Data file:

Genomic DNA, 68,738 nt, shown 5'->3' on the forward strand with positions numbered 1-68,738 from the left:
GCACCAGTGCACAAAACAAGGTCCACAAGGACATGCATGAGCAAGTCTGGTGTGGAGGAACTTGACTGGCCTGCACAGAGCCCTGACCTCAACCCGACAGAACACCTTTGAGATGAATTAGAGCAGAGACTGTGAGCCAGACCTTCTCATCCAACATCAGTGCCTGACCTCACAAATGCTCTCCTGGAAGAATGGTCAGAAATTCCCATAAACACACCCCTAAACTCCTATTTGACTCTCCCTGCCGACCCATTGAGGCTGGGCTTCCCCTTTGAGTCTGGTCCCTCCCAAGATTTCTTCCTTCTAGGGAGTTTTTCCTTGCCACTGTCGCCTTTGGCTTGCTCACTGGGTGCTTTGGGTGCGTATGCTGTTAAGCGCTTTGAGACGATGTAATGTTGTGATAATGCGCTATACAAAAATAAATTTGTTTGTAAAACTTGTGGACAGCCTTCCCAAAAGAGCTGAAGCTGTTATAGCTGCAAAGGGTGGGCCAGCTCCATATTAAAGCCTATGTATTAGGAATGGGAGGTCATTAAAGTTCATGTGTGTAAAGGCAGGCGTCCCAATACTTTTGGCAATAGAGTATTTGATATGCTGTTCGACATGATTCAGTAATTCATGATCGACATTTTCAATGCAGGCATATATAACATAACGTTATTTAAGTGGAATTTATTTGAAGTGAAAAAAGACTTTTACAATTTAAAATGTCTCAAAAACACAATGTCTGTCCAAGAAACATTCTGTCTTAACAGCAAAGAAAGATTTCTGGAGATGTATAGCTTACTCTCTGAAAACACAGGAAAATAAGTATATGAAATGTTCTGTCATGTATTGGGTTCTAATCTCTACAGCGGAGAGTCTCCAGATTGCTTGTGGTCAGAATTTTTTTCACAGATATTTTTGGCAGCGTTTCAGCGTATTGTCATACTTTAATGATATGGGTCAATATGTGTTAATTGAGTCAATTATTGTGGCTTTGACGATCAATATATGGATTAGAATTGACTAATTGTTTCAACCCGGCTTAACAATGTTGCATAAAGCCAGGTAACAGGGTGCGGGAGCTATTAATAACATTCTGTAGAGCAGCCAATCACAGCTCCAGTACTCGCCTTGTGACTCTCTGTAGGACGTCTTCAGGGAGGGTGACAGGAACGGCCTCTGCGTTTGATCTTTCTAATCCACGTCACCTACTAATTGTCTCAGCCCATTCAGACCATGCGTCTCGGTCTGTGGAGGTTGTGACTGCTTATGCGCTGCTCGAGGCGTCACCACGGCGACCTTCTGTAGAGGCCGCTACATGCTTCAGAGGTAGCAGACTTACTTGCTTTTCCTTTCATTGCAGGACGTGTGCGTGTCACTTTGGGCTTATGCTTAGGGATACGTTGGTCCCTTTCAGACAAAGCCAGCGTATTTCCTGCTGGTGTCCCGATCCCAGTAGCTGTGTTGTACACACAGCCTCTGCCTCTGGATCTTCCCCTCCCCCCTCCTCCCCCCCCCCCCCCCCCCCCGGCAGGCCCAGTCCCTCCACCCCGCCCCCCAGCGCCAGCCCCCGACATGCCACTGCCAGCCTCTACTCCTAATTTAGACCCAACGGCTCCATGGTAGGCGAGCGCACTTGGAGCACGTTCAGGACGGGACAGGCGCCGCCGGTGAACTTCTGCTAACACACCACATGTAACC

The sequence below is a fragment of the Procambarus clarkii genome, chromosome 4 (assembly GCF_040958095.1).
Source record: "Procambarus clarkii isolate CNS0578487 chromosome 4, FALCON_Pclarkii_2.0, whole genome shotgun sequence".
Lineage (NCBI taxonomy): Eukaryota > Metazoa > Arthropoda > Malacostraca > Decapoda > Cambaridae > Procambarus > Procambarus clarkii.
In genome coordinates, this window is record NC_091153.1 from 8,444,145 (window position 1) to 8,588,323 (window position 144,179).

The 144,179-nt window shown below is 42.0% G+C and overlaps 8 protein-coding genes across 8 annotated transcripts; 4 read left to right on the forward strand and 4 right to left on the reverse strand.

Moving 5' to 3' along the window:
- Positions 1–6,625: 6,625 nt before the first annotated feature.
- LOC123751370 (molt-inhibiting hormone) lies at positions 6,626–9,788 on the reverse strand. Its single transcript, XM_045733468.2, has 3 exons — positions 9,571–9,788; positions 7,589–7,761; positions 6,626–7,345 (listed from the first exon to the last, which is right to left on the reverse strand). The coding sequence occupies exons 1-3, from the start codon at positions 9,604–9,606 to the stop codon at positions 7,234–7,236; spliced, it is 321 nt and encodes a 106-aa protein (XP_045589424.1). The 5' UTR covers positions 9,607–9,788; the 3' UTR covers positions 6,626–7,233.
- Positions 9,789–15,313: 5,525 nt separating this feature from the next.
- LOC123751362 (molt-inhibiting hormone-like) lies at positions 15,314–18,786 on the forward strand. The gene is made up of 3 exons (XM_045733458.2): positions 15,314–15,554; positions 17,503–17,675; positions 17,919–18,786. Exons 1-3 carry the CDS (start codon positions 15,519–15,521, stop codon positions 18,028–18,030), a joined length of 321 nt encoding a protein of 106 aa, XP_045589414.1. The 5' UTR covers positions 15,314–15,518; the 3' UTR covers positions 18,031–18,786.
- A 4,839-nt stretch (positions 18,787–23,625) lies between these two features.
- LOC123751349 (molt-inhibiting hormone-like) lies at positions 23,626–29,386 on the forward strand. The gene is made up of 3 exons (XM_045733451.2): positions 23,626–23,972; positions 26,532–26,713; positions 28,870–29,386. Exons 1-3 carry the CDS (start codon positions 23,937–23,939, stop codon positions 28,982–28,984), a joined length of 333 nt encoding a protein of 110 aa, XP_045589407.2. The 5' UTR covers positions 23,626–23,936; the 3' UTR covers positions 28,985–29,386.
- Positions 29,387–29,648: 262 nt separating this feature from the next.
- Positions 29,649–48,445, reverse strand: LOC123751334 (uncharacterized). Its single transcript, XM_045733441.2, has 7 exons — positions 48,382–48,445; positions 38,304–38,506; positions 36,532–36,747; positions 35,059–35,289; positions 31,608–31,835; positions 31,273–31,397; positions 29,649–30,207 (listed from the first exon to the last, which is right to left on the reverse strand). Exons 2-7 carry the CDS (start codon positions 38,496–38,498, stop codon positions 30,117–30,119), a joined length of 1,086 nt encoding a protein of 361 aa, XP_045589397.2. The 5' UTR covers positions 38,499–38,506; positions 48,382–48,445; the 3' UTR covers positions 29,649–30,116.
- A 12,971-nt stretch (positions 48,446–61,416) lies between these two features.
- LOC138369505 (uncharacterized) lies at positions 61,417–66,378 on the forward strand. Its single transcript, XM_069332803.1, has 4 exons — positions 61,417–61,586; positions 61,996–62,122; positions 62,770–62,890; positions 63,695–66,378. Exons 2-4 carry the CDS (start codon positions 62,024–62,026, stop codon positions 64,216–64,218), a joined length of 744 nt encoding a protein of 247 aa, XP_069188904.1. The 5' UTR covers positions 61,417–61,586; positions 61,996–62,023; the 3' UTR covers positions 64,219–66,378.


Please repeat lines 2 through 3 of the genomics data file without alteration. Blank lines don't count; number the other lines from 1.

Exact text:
GCACCAGTGCACAAAACAAGGTCCACAAGGACATGCATGAGCAAGTCTGGTGTGGAGGAACTTGACTGGCCTGCACAGAGCCCTGACCTCAACCCGACAGAACACCTTTGAGATGAATTAGAGCAGAGACTGTGAGCCAGACCTTCTCATCCAACATCAGTGCCTGACCTCACAAATGCTCTCCTGGAAGAATGGTCAGAAATTCCCATAAACACACCCCTAAACTCCTATTTGACTCTCCCTGCCGACCCATTGAGGCTGGGCTTCCCCTTTGAGTCTGGTCCCTCCCAAGATTTCTTCCTTCTAGGGAGTTTTTCCTTGCCACTGTCGCCTTTGGCTTGCTCACTGGGTGCTTTGGGTGCGTATGCTGTTAAGCGCTTTGAGACGATGTAATGTTGTGATAATGCGCTATACAAAAATAAATTTGTTTGTAAAACTTGTGGACAGCCTTCCCAAAAGAGCTGAAGCTGTTATAGCTGCAAAGGGTGGGCCAGCTCCATATTAAAGCCTATGTATTAGGAATGGGAGGTCATTAAAGTTCATGTGTGTAAAGGCAGGCGTCCCAATACTTTTGGCAATAGAGTATTTGATATGCTGTTCGACATGATTCAGTAATTCATGATCGACATTTTCAATGCAGGCATATATAACATAACGTTATTTAAGTGGAATTTATTTGAAGTGAAAAAAGACTTTTACAATTTAAAATGTCTCAAAAACACAATGTCTGTCCAAGAAACATTCTGTCTTAACAGCAAAGAAAGATTTCTGGAGATGTATAGCTTACTCTCTGAAAACACAGGAAAATAAGTATATGAAATGTTCTGTCATGTATTGGGTTCTAATCTCTACAGCGGAGAGTCTCCAGATTGCTTGTGGTCAGAATTTTTTTCACAGATATTTTTGGCAGCGTTTCAGCGTATTGTCATACTTTAATGATATGGGTCAATATGTGTTAATTGAGTCAATTATTGTGGCTTTGACGATCAATATATGGATTAGAATTGACTAATTGTTTCAACCCGGCTTAACAATGTTGCATAAAGCCAGGTAACAGGGTGCGGGAGCTATTAATAACATTCTGTAGAGCAGCCAATCACAGCTCCAGTACTCGCCTTGTGACTCTCTGTAGGACGTCTTCAGGGAGGGTGACAGGAACGGCCTCTGCGTTTGATCTTTCTAATCCACGTCACCTACTAATTGTCTCAGCCCATTCAGACCATGCGTCTCGGTCTGTGGAGGTTGTGACTGCTTATGCGCTGCTCGAGGCGTCACCACGGCGACCTTCTGTAGAGGCCGCTACATGCTTCAGAGGTAGCAGACTTACTTGCTTTTCCTTTCATTGCAGGACGTGTGCGTGTCACTTTGGGCTTATGCTTAGGGATACGTTGGTCCCTTTCAGACAAAGCCAGCGTATTTCCTGCTGGTGTCCCGATCCCAGTAGCTGTGTTGTACACACAGCCTCTGCCTCTGGATCTTCCCCTCCCCCCTCCTCCCCCCCCCCCCCCCCCCCCGGCAGGCCCAGTCCCTCCACCCCGCCCCCCAGCGCCAGCCCCCGACATGCCACTGCCAGCCTCTACTCCTAATTTAGACCCAACGGCTCCATGGTAGGCGAGCGCACTTGGAGCACGTTCAGGACGGGACAGGCGCCGCCGGTGAACTTCTGCTAACACACCACATGTAACC

The sequence below is a fragment of the Procambarus clarkii genome, chromosome 4 (assembly GCF_040958095.1).